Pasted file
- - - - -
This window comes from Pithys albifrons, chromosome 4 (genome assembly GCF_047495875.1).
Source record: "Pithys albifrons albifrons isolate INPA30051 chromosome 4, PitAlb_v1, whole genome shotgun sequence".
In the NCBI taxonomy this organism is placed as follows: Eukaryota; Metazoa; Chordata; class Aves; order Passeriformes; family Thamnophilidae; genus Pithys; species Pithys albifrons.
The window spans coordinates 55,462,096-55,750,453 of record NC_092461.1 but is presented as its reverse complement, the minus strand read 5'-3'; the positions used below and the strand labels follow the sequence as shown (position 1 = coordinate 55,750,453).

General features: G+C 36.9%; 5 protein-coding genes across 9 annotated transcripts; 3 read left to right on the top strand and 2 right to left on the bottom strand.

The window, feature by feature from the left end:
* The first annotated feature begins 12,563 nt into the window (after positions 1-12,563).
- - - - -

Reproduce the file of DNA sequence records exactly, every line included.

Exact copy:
This window comes from Pithys albifrons, chromosome 4 (genome assembly GCF_047495875.1).
Source record: "Pithys albifrons albifrons isolate INPA30051 chromosome 4, PitAlb_v1, whole genome shotgun sequence".
In the NCBI taxonomy this organism is placed as follows: Eukaryota; Metazoa; Chordata; class Aves; order Passeriformes; family Thamnophilidae; genus Pithys; species Pithys albifrons.
The window spans coordinates 55,462,096-55,750,453 of record NC_092461.1 but is presented as its reverse complement, the minus strand read 5'-3'; the positions used below and the strand labels follow the sequence as shown (position 1 = coordinate 55,750,453).

General features: G+C 36.9%; 5 protein-coding genes across 9 annotated transcripts; 3 read left to right on the top strand and 2 right to left on the bottom strand.

The window, feature by feature from the left end:
* The first annotated feature begins 12,563 nt into the window (after positions 1-12,563).